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Society, Politics & Law

The Discovery of Capitalism

Updated Friday, 3rd October 2008

Is capitalism a new word, used since the credit crunch became the financial crisis?

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Since the credit crunch turned into the financial crisis two or three weeks ago the media and mainstream politicians have made an important discovery: the existence of capitalism.

Starbuck window smashed during protests at the Toronto G20 meeting, 2010 Creative commons image Icon salty_soul under CC-BY licence under Creative-Commons license
A Starbucks window smashed during anti-Capitalist protests during the Toronto G20 meeting, 2010

Previously we had something called ‘the economy’. This was often problematic and an object of debate. Nevertheless the economy was akin to nature in status. In other words it was an inevitable fact of life which might be measured and analysed by economists and business journalists, but whose essential character remained unchangeable. Neo-liberalism, heralded at the turn of the 1970s as a radical shift in economic thinking and practice hardly challenged this idea. What neo-liberal discourse did do, however, was push the term ‘market’ rather than ‘economy’. It turned out that economies were reducible to markets, whose natural qualities of choice and the maximisation of utility were plain for all to see.

The astonishing thing is how fast all this has changed. Suddenly everyone is using the word capitalism: Gordon Brown, BBC journalists, neo-liberal economists, Republican senators in the US … the list goes on. What’s more there’s a new lexicon to describe the capitalists. For instance, this morning’s Daily Express trumpets, ‘Now city spivs try to wreck HBOS deal’ [the giant HBOS bank is the subject of a takeover bid by its former competitor Lloyds]. In effect the British tabloid press is using the kind of language previously reserved for socialists. I’ve been shouting ‘Make the fat-cats pay’ on our city centre stall for months. It’s uncanny now to hear these slogans echoed in mass circulation newspapers.

Of course that doesn’t mean politicians and the media have suddenly become advocates of radical change. Far from it. The remedies being suggested all focus on small-scale correction or adjustment. Still, the shift in language is hugely significant because it involves a profound distancing effect. Where the market was natural, inevitable and we all had a stake in it, capitalism indicates something historical and thus changeable. More, it suggests a system which is remote from us, even alien.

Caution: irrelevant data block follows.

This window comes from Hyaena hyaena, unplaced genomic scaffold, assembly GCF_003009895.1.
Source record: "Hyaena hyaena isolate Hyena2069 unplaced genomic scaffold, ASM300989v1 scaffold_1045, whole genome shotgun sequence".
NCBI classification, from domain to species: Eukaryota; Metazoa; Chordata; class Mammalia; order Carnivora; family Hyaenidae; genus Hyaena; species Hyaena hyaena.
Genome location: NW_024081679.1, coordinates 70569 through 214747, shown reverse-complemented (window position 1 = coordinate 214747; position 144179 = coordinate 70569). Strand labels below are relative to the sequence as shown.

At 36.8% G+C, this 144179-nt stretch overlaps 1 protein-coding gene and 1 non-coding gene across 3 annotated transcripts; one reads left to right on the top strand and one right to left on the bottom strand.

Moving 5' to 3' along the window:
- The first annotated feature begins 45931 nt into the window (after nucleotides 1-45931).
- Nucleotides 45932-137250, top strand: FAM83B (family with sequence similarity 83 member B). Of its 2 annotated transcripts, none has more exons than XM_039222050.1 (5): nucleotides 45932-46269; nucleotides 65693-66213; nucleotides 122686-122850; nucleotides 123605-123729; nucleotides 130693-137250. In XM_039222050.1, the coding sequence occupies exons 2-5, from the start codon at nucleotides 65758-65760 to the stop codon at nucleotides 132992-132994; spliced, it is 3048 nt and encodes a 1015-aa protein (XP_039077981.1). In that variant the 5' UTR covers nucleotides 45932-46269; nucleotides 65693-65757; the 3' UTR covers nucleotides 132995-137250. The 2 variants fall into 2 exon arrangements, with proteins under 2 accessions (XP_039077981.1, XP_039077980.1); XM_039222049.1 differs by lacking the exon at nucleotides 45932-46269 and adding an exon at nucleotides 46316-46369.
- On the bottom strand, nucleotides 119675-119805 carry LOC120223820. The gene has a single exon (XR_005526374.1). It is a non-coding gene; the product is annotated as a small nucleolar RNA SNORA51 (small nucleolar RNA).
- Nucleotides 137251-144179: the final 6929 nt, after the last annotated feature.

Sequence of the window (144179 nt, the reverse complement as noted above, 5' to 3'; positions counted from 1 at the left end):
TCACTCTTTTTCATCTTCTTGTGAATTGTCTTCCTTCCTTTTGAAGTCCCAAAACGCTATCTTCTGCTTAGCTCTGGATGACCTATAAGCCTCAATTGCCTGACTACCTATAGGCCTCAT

Perhaps the most important thing about this Discovery of Capitalism is that it shows up how thin and flimsy the ideology of neo-liberalism has been all along. The mantra ‘there is no alternative’ adopted by Margaret Thatcher in the 80s had become a banal statement of common sense by the time of Tony Blair’s arrival as British Prime Minister in 1997. Privatisation and marketisation were now obvious goods. Crucially, all such common sense has been thrown into doubt over the last few weeks. The market system, built on private greed and engendering conflict and inequality, now begins to appear much more as itself.

We might say (please indulge me with this metaphor) that split from breast plate to cod piece the ideological character armour is falling from the shoulders of capitalism. I think that the extent to which media and mainstream politicians can do a repair job and strap it back together depends in part at least on the response of social scientists, both students and academics. Now’s the time to use our skills of critical analysis and investigation to show social reality in all its contradictions and help pave the way for real social change.





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